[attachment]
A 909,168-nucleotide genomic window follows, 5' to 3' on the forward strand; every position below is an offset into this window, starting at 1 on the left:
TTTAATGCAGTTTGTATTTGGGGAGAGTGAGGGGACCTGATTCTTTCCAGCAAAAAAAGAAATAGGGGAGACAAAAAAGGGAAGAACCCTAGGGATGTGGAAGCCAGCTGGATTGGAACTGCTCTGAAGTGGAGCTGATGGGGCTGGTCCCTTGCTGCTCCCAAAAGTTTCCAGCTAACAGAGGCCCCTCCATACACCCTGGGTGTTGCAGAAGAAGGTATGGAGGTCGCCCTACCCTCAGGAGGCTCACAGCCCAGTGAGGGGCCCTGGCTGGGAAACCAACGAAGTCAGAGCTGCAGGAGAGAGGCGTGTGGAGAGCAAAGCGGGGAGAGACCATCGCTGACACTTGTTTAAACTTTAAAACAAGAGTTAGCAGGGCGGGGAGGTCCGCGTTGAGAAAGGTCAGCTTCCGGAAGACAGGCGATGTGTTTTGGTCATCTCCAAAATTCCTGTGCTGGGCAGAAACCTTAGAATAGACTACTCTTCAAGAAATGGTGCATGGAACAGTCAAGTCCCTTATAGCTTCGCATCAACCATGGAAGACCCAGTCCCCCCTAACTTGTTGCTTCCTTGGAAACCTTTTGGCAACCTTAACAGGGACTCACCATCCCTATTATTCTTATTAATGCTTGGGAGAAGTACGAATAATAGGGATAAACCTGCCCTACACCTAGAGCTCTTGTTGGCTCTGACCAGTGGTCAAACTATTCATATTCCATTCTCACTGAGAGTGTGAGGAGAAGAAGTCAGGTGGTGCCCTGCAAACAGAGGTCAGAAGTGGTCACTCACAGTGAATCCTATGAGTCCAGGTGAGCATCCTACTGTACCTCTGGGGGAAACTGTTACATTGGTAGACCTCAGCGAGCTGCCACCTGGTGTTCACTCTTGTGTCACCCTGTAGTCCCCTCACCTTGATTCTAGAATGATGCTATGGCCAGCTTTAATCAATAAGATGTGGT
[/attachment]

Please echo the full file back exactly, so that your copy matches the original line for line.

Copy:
A 909,168-nucleotide genomic window follows, 5' to 3' on the forward strand; every position below is an offset into this window, starting at 1 on the left:
TTTAATGCAGTTTGTATTTGGGGAGAGTGAGGGGACCTGATTCTTTCCAGCAAAAAAAGAAATAGGGGAGACAAAAAAGGGAAGAACCCTAGGGATGTGGAAGCCAGCTGGATTGGAACTGCTCTGAAGTGGAGCTGATGGGGCTGGTCCCTTGCTGCTCCCAAAAGTTTCCAGCTAACAGAGGCCCCTCCATACACCCTGGGTGTTGCAGAAGAAGGTATGGAGGTCGCCCTACCCTCAGGAGGCTCACAGCCCAGTGAGGGGCCCTGGCTGGGAAACCAACGAAGTCAGAGCTGCAGGAGAGAGGCGTGTGGAGAGCAAAGCGGGGAGAGACCATCGCTGACACTTGTTTAAACTTTAAAACAAGAGTTAGCAGGGCGGGGAGGTCCGCGTTGAGAAAGGTCAGCTTCCGGAAGACAGGCGATGTGTTTTGGTCATCTCCAAAATTCCTGTGCTGGGCAGAAACCTTAGAATAGACTACTCTTCAAGAAATGGTGCATGGAACAGTCAAGTCCCTTATAGCTTCGCATCAACCATGGAAGACCCAGTCCCCCCTAACTTGTTGCTTCCTTGGAAACCTTTTGGCAACCTTAACAGGGACTCACCATCCCTATTATTCTTATTAATGCTTGGGAGAAGTACGAATAATAGGGATAAACCTGCCCTACACCTAGAGCTCTTGTTGGCTCTGACCAGTGGTCAAACTATTCATATTCCATTCTCACTGAGAGTGTGAGGAGAAGAAGTCAGGTGGTGCCCTGCAAACAGAGGTCAGAAGTGGTCACTCACAGTGAATCCTATGAGTCCAGGTGAGCATCCTACTGTACCTCTGGGGGAAACTGTTACATTGGTAGACCTCAGCGAGCTGCCACCTGGTGTTCACTCTTGTGTCACCCTGTAGTCCCCTCACCTTGATTCTAGAATGATGCTATGGCCAGCTTTAATCAATAAGATGTGGT